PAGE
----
[00:14:17] Forced me to do this, and that probably links to his past history with people and just how he's been handled. And so I need to work with him on that. And we're gonna take a cooperative care approach, and this is gonna be my plug for cooperative care training. Absolutely adore cooperative care. It is a fabulous tool that every quest, every horse caregiver, and advocate and everything should be.
[00:14:40] I will be able to teach Finn to voluntarily accept an injection like he will be able to stand essentially at liberty. You may not wanna do it at Liberty for the real thing just in case, but you know, for safety precautions, cuz it is a large needle that's inside their vein. You, but you can teach the horse to line up.
[00:14:57] And voluntarily accept this medical procedure. And you know, for the reinforcement. And this is something that is done with marine animals all the time. It's done with zoo animals. I've seen it with giraffes and zebras and rhinos and tigers, and lions and bears on my, that was lame. So I just wanted to talk about this though.
[00:15:21] because like I mentioned in the beginning, it is so very important that we do prep work as best as we can. So cooperative care for as much as you can, preparing the horse for stressful situations, stressful encounters, or working around vets. It's usually a stressful experience, but also, I wanted to share this because I wanted you guys to know that things like this do happen to me.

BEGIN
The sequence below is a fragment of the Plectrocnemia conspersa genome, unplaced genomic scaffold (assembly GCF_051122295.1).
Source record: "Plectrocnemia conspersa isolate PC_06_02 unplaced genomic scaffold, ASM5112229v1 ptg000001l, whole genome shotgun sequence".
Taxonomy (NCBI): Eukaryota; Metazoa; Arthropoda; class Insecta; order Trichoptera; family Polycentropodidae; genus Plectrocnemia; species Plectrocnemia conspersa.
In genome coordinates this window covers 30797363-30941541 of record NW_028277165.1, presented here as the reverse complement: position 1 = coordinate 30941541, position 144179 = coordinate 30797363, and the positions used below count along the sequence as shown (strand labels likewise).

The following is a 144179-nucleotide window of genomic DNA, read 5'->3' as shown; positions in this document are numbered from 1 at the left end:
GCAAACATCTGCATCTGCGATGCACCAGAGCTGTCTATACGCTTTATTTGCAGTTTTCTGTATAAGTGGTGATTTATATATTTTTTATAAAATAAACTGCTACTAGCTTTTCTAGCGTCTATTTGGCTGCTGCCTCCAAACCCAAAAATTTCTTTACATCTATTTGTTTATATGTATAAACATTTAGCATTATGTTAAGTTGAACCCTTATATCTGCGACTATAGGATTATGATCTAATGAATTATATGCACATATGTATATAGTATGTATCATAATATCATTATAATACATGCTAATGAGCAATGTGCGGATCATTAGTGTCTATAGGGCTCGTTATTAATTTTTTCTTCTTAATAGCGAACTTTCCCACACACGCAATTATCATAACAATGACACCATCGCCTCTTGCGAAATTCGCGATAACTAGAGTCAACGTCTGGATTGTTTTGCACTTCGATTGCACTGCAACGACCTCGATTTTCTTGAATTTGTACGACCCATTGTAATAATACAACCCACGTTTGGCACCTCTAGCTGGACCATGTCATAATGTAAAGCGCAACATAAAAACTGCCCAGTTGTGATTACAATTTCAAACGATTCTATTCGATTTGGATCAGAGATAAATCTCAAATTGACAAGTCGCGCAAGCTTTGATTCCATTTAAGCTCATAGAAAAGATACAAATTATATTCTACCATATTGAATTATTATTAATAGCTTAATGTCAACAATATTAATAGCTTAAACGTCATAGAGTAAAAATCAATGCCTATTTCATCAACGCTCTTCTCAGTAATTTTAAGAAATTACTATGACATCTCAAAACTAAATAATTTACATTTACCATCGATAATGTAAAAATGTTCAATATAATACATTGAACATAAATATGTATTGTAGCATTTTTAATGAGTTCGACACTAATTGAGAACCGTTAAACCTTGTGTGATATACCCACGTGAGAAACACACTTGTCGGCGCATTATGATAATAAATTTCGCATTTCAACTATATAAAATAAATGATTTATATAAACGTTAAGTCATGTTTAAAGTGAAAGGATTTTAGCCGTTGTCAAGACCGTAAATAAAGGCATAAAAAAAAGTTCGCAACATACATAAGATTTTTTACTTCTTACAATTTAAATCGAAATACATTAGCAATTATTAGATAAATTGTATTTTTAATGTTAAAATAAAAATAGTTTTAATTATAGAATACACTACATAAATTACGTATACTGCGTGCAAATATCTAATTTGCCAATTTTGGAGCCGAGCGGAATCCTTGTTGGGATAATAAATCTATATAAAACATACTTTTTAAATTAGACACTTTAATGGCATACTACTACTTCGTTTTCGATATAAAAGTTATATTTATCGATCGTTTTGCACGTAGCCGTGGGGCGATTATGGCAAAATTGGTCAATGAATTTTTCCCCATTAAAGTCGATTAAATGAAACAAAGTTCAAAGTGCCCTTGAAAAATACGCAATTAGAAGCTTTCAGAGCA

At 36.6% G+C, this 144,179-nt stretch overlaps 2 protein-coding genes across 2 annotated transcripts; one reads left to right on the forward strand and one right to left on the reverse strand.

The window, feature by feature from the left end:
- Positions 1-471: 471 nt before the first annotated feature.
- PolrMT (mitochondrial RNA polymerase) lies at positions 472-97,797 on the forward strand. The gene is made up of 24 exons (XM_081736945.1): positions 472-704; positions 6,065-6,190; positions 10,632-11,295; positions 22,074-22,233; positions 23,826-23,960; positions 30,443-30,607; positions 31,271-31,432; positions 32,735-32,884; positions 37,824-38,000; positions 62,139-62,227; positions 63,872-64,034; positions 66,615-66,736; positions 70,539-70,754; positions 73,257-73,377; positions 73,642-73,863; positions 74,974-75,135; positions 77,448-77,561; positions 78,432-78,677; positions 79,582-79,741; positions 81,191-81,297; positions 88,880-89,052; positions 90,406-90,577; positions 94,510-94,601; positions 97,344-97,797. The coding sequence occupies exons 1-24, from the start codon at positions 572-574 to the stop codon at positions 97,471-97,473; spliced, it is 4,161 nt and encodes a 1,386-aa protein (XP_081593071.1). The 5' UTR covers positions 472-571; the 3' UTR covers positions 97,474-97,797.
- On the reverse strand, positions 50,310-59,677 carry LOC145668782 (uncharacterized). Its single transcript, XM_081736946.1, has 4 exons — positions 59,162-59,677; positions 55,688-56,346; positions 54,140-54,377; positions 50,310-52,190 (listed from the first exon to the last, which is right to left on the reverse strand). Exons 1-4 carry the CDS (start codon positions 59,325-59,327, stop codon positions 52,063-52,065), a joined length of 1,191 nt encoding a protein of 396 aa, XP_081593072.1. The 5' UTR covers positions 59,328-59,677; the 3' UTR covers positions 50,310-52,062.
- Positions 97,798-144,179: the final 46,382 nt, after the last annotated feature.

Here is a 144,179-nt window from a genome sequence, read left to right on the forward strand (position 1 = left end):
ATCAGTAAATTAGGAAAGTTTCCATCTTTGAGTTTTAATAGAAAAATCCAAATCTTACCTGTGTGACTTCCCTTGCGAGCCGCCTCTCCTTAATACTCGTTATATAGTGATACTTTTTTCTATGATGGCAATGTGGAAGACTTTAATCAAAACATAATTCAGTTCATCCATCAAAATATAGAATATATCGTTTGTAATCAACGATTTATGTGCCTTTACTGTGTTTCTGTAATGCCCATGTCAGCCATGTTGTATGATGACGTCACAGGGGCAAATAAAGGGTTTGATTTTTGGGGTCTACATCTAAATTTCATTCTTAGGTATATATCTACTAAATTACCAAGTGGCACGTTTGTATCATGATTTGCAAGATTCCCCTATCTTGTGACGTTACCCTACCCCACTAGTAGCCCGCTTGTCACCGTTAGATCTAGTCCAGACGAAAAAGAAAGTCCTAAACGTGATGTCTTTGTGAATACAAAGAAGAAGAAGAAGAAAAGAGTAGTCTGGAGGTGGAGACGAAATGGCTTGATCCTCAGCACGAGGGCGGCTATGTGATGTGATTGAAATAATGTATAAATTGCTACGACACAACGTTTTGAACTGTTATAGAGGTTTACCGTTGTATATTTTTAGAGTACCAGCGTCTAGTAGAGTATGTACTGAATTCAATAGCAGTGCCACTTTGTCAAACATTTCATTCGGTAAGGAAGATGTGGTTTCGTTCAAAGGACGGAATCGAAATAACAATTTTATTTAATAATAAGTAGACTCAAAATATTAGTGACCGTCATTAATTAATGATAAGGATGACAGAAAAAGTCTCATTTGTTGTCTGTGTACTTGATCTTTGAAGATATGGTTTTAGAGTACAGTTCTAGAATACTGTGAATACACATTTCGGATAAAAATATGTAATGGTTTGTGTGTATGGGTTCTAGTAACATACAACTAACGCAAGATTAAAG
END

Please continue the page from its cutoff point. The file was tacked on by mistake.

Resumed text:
[00:15:58] I expand this mentality, this process, this way of engaging with horses. As much of my regular everyday handling as possible, including riding, and I'm sure you guys have been listening for a long time. Understand, you know, I've given lots of examples of this, but uh, for example, I use cooperative more, we could call it, you know, giving them choice and control for the horse and.
[00:16:21] When I'm even asking my horse if they wanna ride. So I teach my horses that if they line up at the mounting block, that's them saying, okay, I'm ready for you to get on. And then I get on. And then I also teach them a way to ask me to get off. So I, we could call this if we wanted to a start button and a kind of a stop button or an opt-in and an opt out kind of option.